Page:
The examination of 5,597 retailers across the country found that nearly 2,000 are on the brink of collapse, with a further 1,000 deemed to be at medium risk of failing.
The figures come as it was announced that HMV which employed 300 people in Ireland will not resume trading. Other high-profile collapses have included B&Q and Black Tie.
Managing director of Vision-net Christine Cullen said that the retail sector is being squeezed as a knock-on effect of the lacklustre economy and continuing high rents.
“The sector accounts for over 14% of jobs in the country but, as our figures show, the high street is feeling the impact of curbed spending as a result of pay freezes, job losses and sapped confidence. Anecdotally, we know that retailers and wholesalers are coming under increasing cost pressures from upward only rents,” she said.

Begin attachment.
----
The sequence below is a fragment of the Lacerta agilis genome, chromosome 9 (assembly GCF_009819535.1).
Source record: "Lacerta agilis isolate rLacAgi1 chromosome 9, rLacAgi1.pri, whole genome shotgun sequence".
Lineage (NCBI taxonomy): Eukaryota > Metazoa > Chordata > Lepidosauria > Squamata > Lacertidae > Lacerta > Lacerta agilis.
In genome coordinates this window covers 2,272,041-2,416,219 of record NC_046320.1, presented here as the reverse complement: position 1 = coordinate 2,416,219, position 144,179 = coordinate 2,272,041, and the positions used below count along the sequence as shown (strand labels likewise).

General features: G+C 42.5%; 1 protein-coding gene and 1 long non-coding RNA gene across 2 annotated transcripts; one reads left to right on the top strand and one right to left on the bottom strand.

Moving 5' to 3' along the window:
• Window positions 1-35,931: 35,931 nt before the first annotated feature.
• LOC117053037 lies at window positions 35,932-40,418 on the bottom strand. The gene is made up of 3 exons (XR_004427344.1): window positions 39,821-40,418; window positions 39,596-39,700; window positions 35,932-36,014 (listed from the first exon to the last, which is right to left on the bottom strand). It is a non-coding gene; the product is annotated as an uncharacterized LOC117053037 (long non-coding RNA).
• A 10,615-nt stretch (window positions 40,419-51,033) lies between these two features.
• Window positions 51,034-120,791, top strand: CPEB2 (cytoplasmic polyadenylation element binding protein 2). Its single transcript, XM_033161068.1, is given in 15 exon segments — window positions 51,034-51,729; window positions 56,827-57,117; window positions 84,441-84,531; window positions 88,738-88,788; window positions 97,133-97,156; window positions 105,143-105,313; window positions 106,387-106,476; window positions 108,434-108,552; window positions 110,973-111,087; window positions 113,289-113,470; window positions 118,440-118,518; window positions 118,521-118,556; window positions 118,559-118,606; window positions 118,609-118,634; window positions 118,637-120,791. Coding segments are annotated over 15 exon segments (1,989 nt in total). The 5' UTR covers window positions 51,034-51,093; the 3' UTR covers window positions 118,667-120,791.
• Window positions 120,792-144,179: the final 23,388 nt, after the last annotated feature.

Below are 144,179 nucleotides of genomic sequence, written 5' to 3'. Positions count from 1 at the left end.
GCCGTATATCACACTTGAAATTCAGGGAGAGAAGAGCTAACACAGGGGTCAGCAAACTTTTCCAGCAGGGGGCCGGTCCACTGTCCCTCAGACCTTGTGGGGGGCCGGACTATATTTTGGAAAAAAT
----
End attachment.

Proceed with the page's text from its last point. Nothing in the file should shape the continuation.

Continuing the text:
The retail sector accounted for 14% of all business failures last year, but conversely the retail and wholesale sector also accounted for 11% of new start-ups.
The sector is still one of the largest employers in Ireland, accounting for 272,000 people, according to recent figures from Forfás. According to figures from the Central Statistics Office there was an annual decrease of 1% for December.
“However, last week’s deal on Ireland’s debt burden could generate positive economic sentiment which is key to a recovery in the retail sector. The latest figures from Ibec showing that consumer spending power is expected to stabilise this year and improve next year are encouraging, too,” said Ms Cullen.
Retail Excellence Ireland chief executive David Fitzsimons said there was little surprise that businesses were failing.
“Costs such as rent and local authority rates remain extremely high and the fact that landlords are still charging Celtic tiger rents which are not sustainable and will result in business failure and job losses in the retail sector,” he said.